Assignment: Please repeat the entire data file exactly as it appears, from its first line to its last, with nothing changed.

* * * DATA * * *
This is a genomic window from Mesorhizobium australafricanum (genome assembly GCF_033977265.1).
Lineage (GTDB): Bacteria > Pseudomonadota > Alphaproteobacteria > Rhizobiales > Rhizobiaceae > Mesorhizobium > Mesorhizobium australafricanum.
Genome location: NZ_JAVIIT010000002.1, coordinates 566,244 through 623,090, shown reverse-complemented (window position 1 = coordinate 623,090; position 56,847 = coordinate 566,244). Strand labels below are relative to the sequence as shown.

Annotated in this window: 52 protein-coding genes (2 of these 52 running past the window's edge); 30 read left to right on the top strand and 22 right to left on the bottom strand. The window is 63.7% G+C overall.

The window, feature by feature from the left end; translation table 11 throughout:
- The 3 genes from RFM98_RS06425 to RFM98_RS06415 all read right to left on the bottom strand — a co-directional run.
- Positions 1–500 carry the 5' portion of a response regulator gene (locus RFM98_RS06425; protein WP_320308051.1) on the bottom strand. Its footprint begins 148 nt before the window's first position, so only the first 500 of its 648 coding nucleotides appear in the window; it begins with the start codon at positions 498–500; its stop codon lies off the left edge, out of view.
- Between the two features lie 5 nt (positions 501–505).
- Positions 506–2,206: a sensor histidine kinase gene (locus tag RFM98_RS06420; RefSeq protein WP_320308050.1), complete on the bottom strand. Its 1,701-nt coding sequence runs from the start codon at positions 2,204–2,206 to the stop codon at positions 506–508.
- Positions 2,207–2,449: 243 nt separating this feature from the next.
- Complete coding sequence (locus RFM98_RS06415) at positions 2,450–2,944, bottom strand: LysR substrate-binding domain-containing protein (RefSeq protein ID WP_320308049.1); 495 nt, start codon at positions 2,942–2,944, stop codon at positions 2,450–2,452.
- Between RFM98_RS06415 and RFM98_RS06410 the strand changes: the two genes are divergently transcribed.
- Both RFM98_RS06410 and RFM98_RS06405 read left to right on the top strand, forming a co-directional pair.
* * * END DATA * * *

This is a genomic window from Mesorhizobium australafricanum (genome assembly GCF_033977265.1).
Lineage (GTDB): Bacteria > Pseudomonadota > Alphaproteobacteria > Rhizobiales > Rhizobiaceae > Mesorhizobium > Mesorhizobium australafricanum.
Genome location: NZ_JAVIIT010000002.1, coordinates 566,244 through 623,090, shown reverse-complemented (window position 1 = coordinate 623,090; position 56,847 = coordinate 566,244). Strand labels below are relative to the sequence as shown.

Annotated in this window: 52 protein-coding genes (2 of these 52 running past the window's edge); 30 read left to right on the top strand and 22 right to left on the bottom strand. The window is 63.7% G+C overall.

The window, feature by feature from the left end; translation table 11 throughout:
- The 3 genes from RFM98_RS06425 to RFM98_RS06415 all read right to left on the bottom strand — a co-directional run.
- Positions 1–500 carry the 5' portion of a response regulator gene (locus RFM98_RS06425; protein WP_320308051.1) on the bottom strand. Its footprint begins 148 nt before the window's first position, so only the first 500 of its 648 coding nucleotides appear in the window; it begins with the start codon at positions 498–500; its stop codon lies off the left edge, out of view.
- Between the two features lie 5 nt (positions 501–505).
- Positions 506–2,206: a sensor histidine kinase gene (locus tag RFM98_RS06420; RefSeq protein WP_320308050.1), complete on the bottom strand. Its 1,701-nt coding sequence runs from the start codon at positions 2,204–2,206 to the stop codon at positions 506–508.
- Positions 2,207–2,449: 243 nt separating this feature from the next.
- Complete coding sequence (locus RFM98_RS06415) at positions 2,450–2,944, bottom strand: LysR substrate-binding domain-containing protein (RefSeq protein ID WP_320308049.1); 495 nt, start codon at positions 2,942–2,944, stop codon at positions 2,450–2,452.
- Between RFM98_RS06415 and RFM98_RS06410 the strand changes: the two genes are divergently transcribed.
- Both RFM98_RS06410 and RFM98_RS06405 read left to right on the top strand, forming a co-directional pair.